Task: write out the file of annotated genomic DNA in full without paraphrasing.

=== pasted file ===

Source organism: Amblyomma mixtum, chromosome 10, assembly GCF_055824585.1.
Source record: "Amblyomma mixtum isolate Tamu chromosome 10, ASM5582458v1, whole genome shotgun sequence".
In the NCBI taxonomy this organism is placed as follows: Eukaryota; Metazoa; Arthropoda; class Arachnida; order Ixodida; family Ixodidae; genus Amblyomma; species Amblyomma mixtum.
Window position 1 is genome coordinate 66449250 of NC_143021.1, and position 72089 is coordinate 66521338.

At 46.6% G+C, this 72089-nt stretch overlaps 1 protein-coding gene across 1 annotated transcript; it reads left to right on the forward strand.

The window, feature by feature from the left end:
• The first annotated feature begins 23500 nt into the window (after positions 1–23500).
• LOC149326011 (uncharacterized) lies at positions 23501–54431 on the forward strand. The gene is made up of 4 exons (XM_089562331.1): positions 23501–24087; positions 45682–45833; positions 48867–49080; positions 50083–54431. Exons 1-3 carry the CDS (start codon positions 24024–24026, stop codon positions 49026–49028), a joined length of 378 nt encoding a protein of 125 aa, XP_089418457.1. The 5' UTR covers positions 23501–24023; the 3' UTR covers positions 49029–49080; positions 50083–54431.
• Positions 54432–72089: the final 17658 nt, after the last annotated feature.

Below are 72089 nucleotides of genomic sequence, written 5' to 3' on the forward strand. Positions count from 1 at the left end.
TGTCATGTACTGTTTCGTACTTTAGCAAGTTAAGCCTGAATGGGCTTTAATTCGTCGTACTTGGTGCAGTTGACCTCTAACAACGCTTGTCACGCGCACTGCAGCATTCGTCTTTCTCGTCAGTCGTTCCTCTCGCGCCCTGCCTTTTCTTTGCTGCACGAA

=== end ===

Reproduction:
Source organism: Amblyomma mixtum, chromosome 10, assembly GCF_055824585.1.
Source record: "Amblyomma mixtum isolate Tamu chromosome 10, ASM5582458v1, whole genome shotgun sequence".
In the NCBI taxonomy this organism is placed as follows: Eukaryota; Metazoa; Arthropoda; class Arachnida; order Ixodida; family Ixodidae; genus Amblyomma; species Amblyomma mixtum.
Window position 1 is genome coordinate 66449250 of NC_143021.1, and position 72089 is coordinate 66521338.

At 46.6% G+C, this 72089-nt stretch overlaps 1 protein-coding gene across 1 annotated transcript; it reads left to right on the forward strand.

The window, feature by feature from the left end:
• The first annotated feature begins 23500 nt into the window (after positions 1–23500).
• LOC149326011 (uncharacterized) lies at positions 23501–54431 on the forward strand. The gene is made up of 4 exons (XM_089562331.1): positions 23501–24087; positions 45682–45833; positions 48867–49080; positions 50083–54431. Exons 1-3 carry the CDS (start codon positions 24024–24026, stop codon positions 49026–49028), a joined length of 378 nt encoding a protein of 125 aa, XP_089418457.1. The 5' UTR covers positions 23501–24023; the 3' UTR covers positions 49029–49080; positions 50083–54431.
• Positions 54432–72089: the final 17658 nt, after the last annotated feature.

Below are 72089 nucleotides of genomic sequence, written 5' to 3' on the forward strand. Positions count from 1 at the left end.
TGTCATGTACTGTTTCGTACTTTAGCAAGTTAAGCCTGAATGGGCTTTAATTCGTCGTACTTGGTGCAGTTGACCTCTAACAACGCTTGTCACGCGCACTGCAGCATTCGTCTTTCTCGTCAGTCGTTCCTCTCGCGCCCTGCCTTTTCTTTGCTGCACGAA